This is why the home office doesn't work
Most people think that by working from home, they are helping the environment by cutting out the carbon emissions of a daily commute.
However, new research shows that the trend towards remote working could in fact have a negative impact on the environment.
Working from home during colder months means turning up the heat just for yourself, as opposed to sharing energy consumption in a building. A recent study by BT Group Plc shows that energy consumption increases by 20% when people work where they live. Homes already account for almost three quarters of all emissions from buildings in the UK.
A report by Carbon Trust in 2014 showed that just one hour of working form home in the winter cancelled out any emissions saved from not having to commute. If you travel by train to get to work, your office would have to me more than 30 miles (48 kilometers) away before staying home would make a positive difference.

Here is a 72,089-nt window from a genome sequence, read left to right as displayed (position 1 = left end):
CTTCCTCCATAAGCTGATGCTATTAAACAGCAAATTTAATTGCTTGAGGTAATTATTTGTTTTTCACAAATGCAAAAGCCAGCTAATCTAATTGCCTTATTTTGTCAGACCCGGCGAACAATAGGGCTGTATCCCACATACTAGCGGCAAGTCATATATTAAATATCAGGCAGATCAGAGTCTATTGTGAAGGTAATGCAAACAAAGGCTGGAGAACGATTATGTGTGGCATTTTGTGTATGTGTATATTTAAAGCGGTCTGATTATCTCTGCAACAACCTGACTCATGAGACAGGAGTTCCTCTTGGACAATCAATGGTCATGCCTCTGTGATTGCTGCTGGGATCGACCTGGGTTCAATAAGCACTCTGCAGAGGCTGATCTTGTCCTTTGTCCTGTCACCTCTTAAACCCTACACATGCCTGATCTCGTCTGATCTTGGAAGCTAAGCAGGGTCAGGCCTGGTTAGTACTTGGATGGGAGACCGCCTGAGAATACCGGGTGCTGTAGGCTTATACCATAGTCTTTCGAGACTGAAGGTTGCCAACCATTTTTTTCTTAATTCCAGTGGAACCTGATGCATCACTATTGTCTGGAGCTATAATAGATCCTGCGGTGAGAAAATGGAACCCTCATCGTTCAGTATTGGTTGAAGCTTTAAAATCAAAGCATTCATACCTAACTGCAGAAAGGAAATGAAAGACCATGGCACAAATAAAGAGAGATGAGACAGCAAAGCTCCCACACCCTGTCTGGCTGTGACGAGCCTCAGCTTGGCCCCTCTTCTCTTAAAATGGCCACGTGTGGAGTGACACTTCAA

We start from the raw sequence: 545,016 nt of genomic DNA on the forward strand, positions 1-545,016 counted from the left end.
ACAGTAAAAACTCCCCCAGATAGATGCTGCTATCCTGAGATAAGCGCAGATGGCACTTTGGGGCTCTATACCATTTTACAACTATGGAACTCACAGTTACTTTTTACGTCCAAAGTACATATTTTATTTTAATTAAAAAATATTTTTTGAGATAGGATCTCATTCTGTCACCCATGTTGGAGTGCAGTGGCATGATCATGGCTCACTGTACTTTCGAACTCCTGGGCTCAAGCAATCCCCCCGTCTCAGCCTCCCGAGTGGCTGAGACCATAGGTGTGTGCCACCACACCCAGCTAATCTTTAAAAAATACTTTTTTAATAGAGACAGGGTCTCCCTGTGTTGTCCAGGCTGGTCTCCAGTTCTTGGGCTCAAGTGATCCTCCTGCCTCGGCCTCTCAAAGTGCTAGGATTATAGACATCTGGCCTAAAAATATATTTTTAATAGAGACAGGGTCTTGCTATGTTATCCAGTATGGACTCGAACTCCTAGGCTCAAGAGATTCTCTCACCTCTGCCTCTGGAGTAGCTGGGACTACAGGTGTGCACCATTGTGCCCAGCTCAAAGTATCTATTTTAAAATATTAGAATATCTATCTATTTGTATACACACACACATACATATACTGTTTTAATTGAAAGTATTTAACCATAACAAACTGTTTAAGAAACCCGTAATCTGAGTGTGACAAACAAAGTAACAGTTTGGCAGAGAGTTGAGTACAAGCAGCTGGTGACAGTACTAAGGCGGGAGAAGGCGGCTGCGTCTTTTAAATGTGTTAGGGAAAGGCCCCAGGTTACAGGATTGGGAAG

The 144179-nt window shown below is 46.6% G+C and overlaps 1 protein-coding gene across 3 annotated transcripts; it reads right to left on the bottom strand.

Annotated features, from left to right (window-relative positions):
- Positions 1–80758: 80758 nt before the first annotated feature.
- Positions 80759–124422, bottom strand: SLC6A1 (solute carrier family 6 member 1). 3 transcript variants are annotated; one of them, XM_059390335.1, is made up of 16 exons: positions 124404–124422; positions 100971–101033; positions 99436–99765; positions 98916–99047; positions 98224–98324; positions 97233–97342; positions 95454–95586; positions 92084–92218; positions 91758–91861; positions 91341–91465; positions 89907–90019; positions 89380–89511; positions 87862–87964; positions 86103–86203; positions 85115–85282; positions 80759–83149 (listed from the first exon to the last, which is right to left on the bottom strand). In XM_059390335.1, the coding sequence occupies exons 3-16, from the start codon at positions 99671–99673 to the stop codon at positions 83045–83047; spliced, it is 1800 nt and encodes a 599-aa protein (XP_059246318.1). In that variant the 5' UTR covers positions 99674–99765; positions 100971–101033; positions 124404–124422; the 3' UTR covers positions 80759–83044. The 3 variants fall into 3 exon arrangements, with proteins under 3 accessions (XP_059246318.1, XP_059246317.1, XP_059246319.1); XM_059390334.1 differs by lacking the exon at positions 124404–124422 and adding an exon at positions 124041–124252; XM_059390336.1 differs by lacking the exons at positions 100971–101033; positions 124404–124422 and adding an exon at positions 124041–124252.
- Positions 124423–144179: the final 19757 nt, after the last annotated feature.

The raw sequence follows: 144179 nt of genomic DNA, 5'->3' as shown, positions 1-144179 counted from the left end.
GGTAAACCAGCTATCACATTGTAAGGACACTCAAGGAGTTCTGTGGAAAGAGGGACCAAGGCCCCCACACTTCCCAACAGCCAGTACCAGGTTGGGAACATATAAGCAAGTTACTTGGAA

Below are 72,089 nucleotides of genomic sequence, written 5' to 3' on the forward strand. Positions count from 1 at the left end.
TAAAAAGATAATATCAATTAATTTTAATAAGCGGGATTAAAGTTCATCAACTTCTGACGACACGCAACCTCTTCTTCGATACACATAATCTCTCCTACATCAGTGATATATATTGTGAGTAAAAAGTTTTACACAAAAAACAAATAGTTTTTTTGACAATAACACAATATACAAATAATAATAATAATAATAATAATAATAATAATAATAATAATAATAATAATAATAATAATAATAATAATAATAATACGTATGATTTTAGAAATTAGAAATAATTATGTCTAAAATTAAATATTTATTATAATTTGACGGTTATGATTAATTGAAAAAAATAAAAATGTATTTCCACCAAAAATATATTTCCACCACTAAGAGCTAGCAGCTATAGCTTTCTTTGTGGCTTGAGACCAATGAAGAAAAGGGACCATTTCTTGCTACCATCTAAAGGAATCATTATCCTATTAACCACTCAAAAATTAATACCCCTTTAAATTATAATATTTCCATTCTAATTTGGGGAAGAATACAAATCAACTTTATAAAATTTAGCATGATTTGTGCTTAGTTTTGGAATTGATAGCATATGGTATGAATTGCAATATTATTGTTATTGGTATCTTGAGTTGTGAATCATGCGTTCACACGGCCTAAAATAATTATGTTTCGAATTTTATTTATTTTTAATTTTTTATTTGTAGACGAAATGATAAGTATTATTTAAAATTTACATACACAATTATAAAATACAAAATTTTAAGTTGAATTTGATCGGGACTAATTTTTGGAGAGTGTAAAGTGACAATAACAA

The choice to work from home is nevertheless on the rise . In the United States alone, roughly 3.7 million people have a home office, double what it was in 2005. In other parts of the world, a poll conduced by Ipsos showed that ten to 35% of the world's workforce were working remotely at least once a week. India, Indonesia and Mexico had the highest amount of telecommuters.
SOURCE: World Economic Forum